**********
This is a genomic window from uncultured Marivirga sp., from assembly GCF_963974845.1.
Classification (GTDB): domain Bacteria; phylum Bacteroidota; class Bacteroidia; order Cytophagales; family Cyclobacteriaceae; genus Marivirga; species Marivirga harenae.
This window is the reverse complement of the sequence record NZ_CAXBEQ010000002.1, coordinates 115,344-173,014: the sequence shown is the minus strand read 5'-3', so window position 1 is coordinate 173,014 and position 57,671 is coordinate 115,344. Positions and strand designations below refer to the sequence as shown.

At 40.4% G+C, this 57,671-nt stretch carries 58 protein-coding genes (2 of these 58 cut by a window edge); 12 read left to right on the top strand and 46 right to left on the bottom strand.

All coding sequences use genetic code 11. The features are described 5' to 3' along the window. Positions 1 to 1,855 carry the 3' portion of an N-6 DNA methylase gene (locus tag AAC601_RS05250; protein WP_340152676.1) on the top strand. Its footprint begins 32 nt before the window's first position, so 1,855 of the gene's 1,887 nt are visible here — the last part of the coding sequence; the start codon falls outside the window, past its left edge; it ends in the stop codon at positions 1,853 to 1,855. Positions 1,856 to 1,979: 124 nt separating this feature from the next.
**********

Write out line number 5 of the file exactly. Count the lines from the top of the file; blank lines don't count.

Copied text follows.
All coding sequences use genetic code 11. The features are described 5' to 3' along the window. Positions 1 to 1,855 carry the 3' portion of an N-6 DNA methylase gene (locus tag AAC601_RS05250; protein WP_340152676.1) on the top strand. Its footprint begins 32 nt before the window's first position, so 1,855 of the gene's 1,887 nt are visible here — the last part of the coding sequence; the start codon falls outside the window, past its left edge; it ends in the stop codon at positions 1,853 to 1,855. Positions 1,856 to 1,979: 124 nt separating this feature from the next.